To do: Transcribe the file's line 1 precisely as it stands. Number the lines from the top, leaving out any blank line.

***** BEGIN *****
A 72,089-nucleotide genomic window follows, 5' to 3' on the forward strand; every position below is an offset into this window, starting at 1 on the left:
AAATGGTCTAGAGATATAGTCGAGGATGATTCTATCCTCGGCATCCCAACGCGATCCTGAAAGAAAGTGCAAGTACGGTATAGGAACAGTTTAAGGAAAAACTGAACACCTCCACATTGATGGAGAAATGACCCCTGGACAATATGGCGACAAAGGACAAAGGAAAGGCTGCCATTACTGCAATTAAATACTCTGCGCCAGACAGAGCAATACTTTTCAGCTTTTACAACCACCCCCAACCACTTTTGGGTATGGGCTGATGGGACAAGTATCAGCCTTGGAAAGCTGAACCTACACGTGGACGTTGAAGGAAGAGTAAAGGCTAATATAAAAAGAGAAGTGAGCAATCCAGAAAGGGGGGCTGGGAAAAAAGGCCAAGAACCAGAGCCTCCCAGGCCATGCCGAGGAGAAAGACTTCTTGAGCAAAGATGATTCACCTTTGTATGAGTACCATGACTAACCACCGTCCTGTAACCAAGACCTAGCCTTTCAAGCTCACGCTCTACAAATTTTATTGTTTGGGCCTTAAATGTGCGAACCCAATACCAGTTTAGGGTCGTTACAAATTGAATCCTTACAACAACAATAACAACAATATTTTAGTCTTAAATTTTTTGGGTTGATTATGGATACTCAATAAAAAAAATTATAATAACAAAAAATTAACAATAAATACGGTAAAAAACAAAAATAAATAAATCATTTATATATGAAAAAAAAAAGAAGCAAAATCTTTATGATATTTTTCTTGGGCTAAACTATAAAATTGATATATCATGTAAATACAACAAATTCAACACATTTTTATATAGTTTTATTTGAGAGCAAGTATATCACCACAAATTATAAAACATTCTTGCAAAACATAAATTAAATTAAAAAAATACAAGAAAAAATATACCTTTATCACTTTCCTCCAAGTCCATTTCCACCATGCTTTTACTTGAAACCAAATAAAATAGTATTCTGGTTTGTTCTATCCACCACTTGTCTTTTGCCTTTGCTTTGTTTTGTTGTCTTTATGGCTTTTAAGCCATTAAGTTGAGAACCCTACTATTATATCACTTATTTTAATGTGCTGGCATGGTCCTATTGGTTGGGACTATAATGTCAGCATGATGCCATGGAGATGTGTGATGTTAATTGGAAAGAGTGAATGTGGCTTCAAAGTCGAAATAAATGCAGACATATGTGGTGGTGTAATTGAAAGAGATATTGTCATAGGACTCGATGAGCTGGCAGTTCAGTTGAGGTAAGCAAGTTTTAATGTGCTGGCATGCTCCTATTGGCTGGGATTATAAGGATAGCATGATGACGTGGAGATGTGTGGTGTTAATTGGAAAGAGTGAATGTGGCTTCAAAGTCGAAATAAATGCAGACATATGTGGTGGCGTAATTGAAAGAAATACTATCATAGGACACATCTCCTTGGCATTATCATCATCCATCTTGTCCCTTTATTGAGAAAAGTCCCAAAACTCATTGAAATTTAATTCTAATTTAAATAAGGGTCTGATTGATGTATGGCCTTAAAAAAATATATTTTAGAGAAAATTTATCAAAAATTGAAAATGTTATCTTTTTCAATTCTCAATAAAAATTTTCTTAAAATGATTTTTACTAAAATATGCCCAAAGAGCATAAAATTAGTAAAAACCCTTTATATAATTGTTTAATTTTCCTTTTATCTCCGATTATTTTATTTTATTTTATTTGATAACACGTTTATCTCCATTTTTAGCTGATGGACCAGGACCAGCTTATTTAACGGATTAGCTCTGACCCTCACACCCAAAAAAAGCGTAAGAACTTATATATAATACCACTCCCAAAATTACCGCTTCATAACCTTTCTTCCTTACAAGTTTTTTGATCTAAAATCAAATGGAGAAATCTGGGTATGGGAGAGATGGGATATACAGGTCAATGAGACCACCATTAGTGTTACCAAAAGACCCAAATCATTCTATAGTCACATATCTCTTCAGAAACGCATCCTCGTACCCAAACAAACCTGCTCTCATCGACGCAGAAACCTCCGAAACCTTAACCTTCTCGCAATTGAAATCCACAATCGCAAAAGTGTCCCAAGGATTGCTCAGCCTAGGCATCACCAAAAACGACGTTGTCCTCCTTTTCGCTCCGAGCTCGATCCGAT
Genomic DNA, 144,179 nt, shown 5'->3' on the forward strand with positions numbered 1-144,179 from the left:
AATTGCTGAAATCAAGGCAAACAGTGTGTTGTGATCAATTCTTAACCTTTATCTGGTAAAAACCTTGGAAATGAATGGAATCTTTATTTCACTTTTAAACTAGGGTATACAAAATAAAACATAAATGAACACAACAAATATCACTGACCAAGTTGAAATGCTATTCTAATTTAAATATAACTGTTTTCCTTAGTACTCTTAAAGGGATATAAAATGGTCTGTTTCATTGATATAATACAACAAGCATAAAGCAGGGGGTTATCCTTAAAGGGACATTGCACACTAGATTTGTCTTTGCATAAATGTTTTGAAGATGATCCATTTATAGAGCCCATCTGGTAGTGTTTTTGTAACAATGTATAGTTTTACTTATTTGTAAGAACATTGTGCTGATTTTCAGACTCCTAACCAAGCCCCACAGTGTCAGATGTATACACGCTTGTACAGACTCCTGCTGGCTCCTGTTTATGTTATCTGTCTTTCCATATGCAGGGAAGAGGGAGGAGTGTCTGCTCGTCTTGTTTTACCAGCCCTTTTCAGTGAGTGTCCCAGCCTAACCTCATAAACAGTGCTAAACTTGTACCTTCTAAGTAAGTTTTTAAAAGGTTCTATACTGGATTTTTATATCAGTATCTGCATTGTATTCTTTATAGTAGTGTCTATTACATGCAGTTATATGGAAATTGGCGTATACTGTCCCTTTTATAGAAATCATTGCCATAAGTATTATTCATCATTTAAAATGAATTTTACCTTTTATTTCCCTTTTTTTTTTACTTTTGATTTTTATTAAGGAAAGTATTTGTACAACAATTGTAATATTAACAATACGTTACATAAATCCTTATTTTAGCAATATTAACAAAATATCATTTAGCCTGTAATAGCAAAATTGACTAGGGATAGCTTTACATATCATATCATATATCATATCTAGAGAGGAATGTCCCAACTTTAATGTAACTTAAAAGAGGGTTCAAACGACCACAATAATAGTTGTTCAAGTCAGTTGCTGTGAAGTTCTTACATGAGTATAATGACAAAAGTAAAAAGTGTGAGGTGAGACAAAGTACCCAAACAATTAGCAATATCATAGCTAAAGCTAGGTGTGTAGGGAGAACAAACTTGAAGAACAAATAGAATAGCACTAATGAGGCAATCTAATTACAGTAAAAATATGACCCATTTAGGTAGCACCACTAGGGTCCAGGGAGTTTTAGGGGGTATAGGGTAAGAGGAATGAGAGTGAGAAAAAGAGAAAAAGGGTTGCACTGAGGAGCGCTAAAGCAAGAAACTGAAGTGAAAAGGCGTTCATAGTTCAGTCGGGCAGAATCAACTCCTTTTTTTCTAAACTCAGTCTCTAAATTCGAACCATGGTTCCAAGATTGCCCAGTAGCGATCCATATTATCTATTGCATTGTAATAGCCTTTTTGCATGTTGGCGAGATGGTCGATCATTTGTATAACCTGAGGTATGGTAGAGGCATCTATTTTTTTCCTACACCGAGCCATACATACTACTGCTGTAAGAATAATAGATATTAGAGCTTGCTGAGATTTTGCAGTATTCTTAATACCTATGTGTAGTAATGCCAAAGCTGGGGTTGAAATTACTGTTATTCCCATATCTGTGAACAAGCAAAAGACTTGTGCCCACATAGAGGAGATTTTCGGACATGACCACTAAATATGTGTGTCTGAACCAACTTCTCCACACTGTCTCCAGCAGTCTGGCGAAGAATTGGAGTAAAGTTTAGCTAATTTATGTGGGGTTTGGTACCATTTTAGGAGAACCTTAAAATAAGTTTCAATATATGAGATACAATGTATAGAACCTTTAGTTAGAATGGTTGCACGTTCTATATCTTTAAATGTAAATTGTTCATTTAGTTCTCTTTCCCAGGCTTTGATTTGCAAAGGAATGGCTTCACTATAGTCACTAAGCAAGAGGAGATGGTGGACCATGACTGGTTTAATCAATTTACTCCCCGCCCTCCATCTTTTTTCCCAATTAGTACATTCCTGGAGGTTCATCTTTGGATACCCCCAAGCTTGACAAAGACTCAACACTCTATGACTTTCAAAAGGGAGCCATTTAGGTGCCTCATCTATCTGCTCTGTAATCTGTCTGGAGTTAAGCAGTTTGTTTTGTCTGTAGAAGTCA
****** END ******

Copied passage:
A 72,089-nucleotide genomic window follows, 5' to 3' on the forward strand; every position below is an offset into this window, starting at 1 on the left: